Using new results for tight bounds on link-level performance for (s,r,p)-regulated traffic, we are able to develop the tools necessary for the efficient and accurate design and engineering of networks with envelope-regulated traffic. Our results are very promising in that they open new avenues for network design and engineering by providing an end-to-end framework that is less conservative, and hence more efficient, than the conventional network calculus framework based on worst-case bounds.
First we define several effective bandwidths that can be used to design and engineer networks with (s,r,p)-regulated traffic when the end-to-end performance is the average delay. In particular we study the impact of the peak rate p on the performance of the link-level model. The main result of this part is that it is indeed possible to define effective bandwidths that meet all the requirements for accuracy and simplicity for use in network design and engineering.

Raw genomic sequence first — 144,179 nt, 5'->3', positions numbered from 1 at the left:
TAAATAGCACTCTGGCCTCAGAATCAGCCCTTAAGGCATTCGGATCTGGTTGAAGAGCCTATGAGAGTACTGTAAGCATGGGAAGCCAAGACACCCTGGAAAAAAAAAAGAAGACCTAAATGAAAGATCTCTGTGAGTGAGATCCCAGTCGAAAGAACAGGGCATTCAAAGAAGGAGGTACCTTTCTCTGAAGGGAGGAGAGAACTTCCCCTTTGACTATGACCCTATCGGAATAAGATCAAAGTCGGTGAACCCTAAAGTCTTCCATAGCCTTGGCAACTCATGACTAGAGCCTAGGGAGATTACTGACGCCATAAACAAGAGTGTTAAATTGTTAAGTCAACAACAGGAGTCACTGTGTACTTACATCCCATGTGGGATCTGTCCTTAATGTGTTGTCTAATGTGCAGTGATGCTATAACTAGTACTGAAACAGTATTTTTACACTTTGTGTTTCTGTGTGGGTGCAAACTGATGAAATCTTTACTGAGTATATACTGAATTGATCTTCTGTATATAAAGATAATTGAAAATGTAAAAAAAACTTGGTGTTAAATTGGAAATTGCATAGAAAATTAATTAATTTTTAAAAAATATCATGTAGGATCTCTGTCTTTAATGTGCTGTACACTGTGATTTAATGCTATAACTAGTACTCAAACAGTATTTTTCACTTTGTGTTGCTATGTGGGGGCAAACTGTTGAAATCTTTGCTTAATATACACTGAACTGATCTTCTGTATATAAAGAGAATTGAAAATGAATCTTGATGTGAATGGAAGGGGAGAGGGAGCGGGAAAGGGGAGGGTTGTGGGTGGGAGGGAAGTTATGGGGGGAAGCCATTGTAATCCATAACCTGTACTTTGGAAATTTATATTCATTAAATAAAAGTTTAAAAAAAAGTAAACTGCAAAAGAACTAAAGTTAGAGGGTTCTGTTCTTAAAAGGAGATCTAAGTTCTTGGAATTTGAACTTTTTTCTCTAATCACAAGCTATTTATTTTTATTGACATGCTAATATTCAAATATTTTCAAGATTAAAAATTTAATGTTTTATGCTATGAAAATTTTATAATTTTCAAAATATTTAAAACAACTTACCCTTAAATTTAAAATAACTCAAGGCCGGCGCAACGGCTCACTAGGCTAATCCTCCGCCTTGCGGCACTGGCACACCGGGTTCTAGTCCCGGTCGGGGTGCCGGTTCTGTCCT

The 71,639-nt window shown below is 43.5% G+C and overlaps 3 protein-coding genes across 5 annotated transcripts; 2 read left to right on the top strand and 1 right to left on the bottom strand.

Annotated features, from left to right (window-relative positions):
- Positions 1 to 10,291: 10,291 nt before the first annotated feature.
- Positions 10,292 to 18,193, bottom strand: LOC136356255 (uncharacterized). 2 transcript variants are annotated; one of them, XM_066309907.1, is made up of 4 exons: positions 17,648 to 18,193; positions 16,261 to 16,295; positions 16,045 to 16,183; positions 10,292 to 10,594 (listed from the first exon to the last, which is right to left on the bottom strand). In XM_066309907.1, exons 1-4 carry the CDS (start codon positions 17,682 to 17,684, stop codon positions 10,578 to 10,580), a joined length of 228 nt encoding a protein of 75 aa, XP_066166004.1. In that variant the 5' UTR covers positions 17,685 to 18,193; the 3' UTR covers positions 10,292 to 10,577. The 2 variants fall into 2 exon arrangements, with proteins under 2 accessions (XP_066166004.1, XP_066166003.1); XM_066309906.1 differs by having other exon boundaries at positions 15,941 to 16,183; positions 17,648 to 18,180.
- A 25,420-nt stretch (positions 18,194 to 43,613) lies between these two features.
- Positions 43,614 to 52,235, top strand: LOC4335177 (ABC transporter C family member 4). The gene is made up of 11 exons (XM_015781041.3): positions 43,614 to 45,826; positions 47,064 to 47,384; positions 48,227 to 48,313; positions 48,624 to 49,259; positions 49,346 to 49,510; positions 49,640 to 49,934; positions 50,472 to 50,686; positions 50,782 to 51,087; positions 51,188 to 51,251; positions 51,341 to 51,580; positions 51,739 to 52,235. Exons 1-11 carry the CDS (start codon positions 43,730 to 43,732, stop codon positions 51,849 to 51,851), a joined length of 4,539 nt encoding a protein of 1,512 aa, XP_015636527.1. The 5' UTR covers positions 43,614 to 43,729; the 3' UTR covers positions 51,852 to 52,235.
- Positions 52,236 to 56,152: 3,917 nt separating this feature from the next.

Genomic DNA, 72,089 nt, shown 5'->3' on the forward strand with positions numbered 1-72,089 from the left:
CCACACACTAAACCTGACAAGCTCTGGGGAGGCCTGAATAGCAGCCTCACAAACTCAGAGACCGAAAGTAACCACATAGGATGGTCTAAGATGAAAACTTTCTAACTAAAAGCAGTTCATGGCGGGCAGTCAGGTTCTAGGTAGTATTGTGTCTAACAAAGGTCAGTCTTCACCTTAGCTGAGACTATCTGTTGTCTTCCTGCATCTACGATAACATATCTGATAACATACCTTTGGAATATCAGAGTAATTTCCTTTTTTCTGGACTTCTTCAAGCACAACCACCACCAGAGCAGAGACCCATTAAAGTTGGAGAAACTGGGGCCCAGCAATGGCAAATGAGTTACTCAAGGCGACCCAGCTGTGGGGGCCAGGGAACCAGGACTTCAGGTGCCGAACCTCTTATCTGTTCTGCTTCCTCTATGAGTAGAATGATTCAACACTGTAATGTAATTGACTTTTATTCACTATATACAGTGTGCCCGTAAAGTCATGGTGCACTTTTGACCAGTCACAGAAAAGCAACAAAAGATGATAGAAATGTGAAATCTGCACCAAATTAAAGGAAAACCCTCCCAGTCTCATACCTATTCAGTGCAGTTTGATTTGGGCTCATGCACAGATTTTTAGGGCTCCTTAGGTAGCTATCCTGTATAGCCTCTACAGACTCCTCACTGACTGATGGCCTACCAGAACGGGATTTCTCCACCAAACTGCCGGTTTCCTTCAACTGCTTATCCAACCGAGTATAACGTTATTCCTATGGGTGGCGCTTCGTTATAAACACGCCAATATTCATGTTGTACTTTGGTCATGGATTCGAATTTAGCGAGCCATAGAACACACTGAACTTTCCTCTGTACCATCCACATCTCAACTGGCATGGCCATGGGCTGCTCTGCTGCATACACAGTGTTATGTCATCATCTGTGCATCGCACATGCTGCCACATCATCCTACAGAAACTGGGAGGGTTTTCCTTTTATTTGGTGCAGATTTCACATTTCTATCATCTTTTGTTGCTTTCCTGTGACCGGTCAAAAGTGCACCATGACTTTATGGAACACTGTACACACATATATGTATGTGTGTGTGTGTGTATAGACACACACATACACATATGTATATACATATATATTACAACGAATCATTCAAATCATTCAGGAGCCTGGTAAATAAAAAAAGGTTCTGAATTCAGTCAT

We then examine the optimal partitioning of the end-to-end QoS budget into link-level constraints, an important issue in networks with heterogeneous links. The three major results of this part are that 1) the peak rate parameter p has a important impact on the results and hence cannot be neglected, 2) we can obtain very substantial gains in efficiency (and hence in revenues) if we partition the end-to-end QoS budget optimally between the heterogeneous links of a network and 3) we can define fast and accurate approximations for the allocation that could be used in network design.
This work has been done in collaboration with Prof. A. Girard (INRS-Telecom) and Hyunjoon Cho.